Australia’s double tax agreements form part of the Australian taxation laws. These double tax agreements contain transfer pricing rules. However Australia also has specific domestic tax transfer pricing rules in relation to international agreements. While it might be thought to be unnecessary, nevertheless the Government has now introduced previously foreshadowed legislation to confirm that the transfer pricing rules contained in Australia’s double tax agreements apply under Australia’s taxation rules. These new measures have retrospective effect being deemed to apply from the income year commencing 1 July 2004.
Under these provisions the Commissioner is given the power to make a determination to negate a transfer pricing benefit that an entity receives. It is clear from the explanatory memorandum to the Bill that the Commissioner’s focus will now be on profits. A transfer pricing benefit will be where there is a difference between the profits that an entity would have made having regard to the arm’s length principle, and the amount of the profits it actually made. It is also clear that the arm’s length principle is to be interpreted as consistently as possible with relevant OECD guidance.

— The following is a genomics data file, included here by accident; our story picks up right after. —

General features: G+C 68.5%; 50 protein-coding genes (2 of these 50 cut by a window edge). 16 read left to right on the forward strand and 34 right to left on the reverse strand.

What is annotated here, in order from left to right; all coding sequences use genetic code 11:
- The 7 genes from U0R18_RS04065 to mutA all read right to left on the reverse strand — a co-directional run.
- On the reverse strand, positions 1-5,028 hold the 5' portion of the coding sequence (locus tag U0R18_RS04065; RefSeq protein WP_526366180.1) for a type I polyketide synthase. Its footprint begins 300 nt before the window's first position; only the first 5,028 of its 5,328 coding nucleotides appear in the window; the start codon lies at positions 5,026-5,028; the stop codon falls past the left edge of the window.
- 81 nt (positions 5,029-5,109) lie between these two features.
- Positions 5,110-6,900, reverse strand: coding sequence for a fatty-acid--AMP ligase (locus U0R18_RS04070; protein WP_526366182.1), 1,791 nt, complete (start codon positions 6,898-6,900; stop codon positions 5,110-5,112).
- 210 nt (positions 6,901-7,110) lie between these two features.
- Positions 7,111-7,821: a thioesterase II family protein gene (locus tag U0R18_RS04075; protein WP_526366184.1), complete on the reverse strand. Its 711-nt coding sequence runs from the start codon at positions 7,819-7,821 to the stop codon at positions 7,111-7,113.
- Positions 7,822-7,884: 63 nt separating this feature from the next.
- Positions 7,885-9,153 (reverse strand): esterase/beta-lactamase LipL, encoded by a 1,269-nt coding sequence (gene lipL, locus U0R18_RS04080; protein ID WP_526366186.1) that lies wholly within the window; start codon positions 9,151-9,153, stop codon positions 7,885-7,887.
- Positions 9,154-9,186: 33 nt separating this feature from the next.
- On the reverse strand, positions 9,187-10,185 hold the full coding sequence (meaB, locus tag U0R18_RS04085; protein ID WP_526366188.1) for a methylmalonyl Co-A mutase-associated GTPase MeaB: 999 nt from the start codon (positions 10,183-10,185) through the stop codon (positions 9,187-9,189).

It appears that these new rules have been introduced, even though it is admitted in the explanatory memorandum that perhaps the amendments are unnecessary as they are probably already part of Australia’s income tax laws, because of the Commissioner’s defeat in the Full Federal Court decision in Commissioner of Taxation v SNF (Australia) Pty Ltd. The explanatory memorandum considers that this decision indicates that the domestic taxation rules on transfer pricing are not as robust as the provisions in the double tax agreements.